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Some of the events in a story I'm thinking of have occur on a planet called Ascendia. Due to the world's backstory, it has several unusual traits.

Despite orbiting around a hot (roughly large F/small A class) star, it's a cold world - with average daytime temperatures of ~-50 degrees C at the equatorial regions. I assume this would probably mean that it orbits somewhere between 4.5-5.5 AU out from the system's star, since an F0 star has a habitable zone extending up to 3.7.

Although it has an oxygen-nitrogen atmosphere (either naturally or through terraforming) and an Earth-like pressure and gravity, its temperatures render it uninhabitable to any ordinary human settlers. The planet explicitly cannot be rendered conventionally habitable by any mix of greenhouse gases that would leave the atmosphere still breathable, as a major plot point in its history is that it was claimed by a faction of genetically-enhanced part-humans since nobody else had any use for it. Additionally, there are no planets in the habitable zone of the system or near Ascendia - it can be effectively considered on its own for the purposes of any analysis.

Ascendia's weather is usually calm and clear, but can sometimes be beset by "frostblade" storms, a phenomenon that can be compared to a massive blizzard which can engulf entire areas of the world for weeks - much like the dust storms of Mars.

So, my question is - is this planet feasible or possible as stated, or do I need to make compromises on some of its properties to keep the setting realistic?

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    $\begingroup$ "Massive blizzard": No, no way. As described the planet is frozen desert; there will be very very little precipitation. You may have strong winds, you may have dust or sand storms (even our Antactic has some ice-free patches), but you cannot have snow storms because there is almost no snow. $\endgroup$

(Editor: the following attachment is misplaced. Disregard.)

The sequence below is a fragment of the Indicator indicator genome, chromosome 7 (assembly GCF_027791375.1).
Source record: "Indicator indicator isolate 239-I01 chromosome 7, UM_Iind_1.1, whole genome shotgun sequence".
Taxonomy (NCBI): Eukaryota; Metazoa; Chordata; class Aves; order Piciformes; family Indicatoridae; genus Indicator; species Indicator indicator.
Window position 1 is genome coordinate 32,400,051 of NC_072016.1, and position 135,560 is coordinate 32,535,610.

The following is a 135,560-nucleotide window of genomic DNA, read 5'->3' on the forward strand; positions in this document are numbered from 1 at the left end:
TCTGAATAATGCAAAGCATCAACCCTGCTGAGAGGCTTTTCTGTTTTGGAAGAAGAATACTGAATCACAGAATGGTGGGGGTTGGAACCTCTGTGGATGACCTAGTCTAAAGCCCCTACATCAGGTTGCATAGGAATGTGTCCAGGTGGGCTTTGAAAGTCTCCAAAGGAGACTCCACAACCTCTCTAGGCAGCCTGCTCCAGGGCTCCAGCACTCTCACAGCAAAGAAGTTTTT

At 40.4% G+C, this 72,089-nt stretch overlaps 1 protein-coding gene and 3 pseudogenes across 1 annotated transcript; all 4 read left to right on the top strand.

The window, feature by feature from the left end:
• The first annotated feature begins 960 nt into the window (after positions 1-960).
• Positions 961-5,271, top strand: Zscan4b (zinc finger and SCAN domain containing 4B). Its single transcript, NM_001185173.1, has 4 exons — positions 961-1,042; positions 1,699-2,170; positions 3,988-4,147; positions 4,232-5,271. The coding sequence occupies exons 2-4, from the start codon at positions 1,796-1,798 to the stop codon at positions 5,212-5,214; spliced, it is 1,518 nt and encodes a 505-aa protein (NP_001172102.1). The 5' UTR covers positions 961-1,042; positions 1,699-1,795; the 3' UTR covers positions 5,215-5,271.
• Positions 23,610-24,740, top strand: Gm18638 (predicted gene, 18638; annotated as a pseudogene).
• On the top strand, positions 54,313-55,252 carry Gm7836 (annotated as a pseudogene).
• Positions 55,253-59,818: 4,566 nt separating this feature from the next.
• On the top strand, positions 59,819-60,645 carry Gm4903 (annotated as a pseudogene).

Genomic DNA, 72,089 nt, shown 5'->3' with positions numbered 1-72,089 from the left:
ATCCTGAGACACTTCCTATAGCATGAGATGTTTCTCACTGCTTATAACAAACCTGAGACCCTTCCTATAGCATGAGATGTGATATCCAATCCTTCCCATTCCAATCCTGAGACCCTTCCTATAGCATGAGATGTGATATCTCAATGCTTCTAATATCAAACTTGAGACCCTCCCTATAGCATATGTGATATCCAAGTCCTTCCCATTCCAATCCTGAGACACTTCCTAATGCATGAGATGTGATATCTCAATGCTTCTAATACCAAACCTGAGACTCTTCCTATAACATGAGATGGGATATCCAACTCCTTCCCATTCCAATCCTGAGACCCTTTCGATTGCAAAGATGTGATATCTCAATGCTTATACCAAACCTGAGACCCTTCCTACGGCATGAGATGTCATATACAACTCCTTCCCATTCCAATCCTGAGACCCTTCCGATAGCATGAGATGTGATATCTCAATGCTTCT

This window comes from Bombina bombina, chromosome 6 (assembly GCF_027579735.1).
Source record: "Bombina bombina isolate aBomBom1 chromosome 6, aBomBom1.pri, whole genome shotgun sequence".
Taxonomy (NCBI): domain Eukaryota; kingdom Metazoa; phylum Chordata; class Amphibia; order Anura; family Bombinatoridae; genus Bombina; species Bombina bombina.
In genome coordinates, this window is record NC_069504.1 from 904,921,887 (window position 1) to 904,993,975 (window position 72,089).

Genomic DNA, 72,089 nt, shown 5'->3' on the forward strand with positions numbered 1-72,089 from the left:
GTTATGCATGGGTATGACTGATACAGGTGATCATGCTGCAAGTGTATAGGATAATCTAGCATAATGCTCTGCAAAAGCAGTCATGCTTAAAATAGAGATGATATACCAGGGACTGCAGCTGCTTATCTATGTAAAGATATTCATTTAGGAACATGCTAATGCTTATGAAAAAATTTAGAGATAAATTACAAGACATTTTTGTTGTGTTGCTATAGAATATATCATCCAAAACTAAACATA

– AlexP
    Oct 12 '21 at 12:45
  • $\begingroup$ @AlexP unless there's enough volcanism to put water nontrivial amount of vapors in the atmosphere. Or winds so strong it avalanche ice-blasts its surface - each impacting particle creating one or more others. However, I see no way that can explain planet-wide storms. Mars has a very thing atmosphere, easy to put in motion by any tiny gradient of pressure, but hard to stop because there's not enough friction once it started. Venus has Sun constantly pumping energy into it. Jupiter has huge reserves of grav potential energy by the amount of gases still uncompressed $\endgroup$ Oct 12 '21 at 15:23
  • $\begingroup$ The reality-check tag specifically prohibits checks against Real Life and the help center states that questions can only be about fictional worlds. What this means is that you can't ask if something is "realistic" because that's literally not what we do here. You can ask if your idea allows for suspension of disbelief. Knowing all this, and realizing that Science Fiction is filled with worlds wonderful and fantastic, do you still have a question? $\endgroup$ Oct 12 '21 at 15:33
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    $\begingroup$ @JoinJBHonCodidact I don't see any such prohibition in either the tag wiki or the help centre. $\endgroup$ Oct 12 '21 at 17:48
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    $\begingroup$ It doesn't have to be impossible to safely terraform. It just has to be more expensive (or more time consuming) at the time they sent/created the modified humans. The O2 content, however, is problematic without something to generate it. $\endgroup$